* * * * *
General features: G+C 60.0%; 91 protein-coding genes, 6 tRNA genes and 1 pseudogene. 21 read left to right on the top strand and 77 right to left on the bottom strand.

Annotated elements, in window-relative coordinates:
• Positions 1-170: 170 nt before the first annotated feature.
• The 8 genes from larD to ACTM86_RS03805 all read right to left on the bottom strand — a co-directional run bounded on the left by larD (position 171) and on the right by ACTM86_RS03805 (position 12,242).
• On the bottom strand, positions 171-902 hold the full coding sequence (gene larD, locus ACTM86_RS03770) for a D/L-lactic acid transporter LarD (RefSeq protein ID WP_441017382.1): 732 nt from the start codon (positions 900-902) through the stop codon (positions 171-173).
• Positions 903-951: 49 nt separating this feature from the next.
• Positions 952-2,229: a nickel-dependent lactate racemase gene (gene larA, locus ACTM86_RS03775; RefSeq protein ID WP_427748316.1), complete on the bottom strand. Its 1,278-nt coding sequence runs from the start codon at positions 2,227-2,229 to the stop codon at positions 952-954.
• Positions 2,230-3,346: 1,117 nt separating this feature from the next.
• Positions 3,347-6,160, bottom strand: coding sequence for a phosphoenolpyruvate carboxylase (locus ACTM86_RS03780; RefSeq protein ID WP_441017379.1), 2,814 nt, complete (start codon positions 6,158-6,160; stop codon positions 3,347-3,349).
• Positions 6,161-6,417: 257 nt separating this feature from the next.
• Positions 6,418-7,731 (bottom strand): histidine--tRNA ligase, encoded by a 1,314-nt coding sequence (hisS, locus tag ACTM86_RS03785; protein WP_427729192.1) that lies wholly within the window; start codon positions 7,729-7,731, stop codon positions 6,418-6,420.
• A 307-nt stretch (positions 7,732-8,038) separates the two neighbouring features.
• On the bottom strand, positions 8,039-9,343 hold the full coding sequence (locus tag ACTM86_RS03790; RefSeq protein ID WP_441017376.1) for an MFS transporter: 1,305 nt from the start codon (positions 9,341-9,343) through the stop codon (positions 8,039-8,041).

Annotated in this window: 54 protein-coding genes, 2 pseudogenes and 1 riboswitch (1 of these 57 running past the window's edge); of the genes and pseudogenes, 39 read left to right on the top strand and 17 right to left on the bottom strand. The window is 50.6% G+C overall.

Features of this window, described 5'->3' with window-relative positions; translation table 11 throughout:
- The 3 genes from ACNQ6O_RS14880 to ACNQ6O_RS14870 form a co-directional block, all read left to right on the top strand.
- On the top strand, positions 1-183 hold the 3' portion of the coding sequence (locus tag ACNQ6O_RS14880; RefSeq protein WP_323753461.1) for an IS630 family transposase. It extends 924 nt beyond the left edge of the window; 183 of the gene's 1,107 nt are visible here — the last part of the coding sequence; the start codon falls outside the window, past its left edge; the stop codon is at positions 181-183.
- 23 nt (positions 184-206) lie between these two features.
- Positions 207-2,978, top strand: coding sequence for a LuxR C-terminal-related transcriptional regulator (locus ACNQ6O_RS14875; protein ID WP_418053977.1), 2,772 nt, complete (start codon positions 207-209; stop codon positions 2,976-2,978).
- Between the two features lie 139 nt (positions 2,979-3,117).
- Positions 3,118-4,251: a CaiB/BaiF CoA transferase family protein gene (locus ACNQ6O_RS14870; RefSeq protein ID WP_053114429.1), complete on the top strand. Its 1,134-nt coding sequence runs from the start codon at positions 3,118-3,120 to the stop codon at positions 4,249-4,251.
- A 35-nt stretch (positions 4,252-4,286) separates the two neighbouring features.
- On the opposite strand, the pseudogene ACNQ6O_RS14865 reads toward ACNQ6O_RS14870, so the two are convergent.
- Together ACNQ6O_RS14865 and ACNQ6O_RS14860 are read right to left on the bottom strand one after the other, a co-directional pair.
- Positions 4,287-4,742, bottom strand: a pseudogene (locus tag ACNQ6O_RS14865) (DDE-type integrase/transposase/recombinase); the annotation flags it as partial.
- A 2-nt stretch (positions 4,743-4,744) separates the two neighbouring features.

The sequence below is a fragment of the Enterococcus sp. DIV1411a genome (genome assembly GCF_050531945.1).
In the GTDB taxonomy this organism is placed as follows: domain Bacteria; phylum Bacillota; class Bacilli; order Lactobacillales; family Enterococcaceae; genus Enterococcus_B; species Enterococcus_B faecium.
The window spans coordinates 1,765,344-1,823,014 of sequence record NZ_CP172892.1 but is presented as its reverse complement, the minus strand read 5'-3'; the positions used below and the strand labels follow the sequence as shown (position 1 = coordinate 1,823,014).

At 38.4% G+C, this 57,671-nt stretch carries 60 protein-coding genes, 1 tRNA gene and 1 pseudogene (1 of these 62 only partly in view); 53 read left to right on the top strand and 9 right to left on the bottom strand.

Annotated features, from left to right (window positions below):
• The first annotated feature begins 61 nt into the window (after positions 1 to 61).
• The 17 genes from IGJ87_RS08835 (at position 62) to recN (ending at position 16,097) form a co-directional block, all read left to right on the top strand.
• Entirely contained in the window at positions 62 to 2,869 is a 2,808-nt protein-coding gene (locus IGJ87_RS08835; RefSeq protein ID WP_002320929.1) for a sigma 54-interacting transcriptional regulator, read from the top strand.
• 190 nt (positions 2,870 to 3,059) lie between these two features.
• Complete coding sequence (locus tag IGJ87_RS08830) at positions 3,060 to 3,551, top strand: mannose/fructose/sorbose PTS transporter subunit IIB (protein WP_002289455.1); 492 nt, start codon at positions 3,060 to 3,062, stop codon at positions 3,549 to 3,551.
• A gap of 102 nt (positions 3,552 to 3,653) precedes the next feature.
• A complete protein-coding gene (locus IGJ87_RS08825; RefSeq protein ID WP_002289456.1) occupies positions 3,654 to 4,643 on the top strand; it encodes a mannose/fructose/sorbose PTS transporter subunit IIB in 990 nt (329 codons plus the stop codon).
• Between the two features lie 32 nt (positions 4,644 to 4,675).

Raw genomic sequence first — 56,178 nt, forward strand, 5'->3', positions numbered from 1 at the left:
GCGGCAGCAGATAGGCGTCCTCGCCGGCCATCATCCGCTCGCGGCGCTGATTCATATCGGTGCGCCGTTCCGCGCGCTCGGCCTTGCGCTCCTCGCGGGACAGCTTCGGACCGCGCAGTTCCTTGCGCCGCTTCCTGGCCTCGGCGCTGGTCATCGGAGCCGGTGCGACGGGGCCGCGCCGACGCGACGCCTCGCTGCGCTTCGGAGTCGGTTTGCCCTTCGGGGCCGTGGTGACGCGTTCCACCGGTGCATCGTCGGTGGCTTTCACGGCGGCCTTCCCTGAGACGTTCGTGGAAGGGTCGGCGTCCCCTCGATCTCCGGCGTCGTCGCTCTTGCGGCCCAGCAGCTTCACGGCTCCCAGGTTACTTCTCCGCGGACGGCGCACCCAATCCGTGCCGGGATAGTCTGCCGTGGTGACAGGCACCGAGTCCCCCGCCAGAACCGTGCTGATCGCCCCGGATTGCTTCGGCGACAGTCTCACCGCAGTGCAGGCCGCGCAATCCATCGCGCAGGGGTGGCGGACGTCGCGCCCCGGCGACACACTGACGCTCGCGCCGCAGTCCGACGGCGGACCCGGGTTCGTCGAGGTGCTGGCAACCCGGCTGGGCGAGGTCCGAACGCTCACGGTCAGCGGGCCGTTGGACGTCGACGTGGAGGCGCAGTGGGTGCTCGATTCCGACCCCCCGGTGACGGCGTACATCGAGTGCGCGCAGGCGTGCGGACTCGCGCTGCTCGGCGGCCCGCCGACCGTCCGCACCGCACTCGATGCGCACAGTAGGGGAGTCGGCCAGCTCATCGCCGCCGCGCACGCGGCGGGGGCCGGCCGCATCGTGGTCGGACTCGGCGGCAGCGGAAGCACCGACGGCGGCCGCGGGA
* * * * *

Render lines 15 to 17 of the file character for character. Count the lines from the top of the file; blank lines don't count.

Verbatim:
Features of this window, described 5'->3' with window-relative positions; translation table 11 throughout:
- The 3 genes from ACNQ6O_RS14880 to ACNQ6O_RS14870 form a co-directional block, all read left to right on the top strand.
- On the top strand, positions 1-183 hold the 3' portion of the coding sequence (locus tag ACNQ6O_RS14880; RefSeq protein WP_323753461.1) for an IS630 family transposase. It extends 924 nt beyond the left edge of the window; 183 of the gene's 1,107 nt are visible here — the last part of the coding sequence; the start codon falls outside the window, past its left edge; the stop codon is at positions 181-183.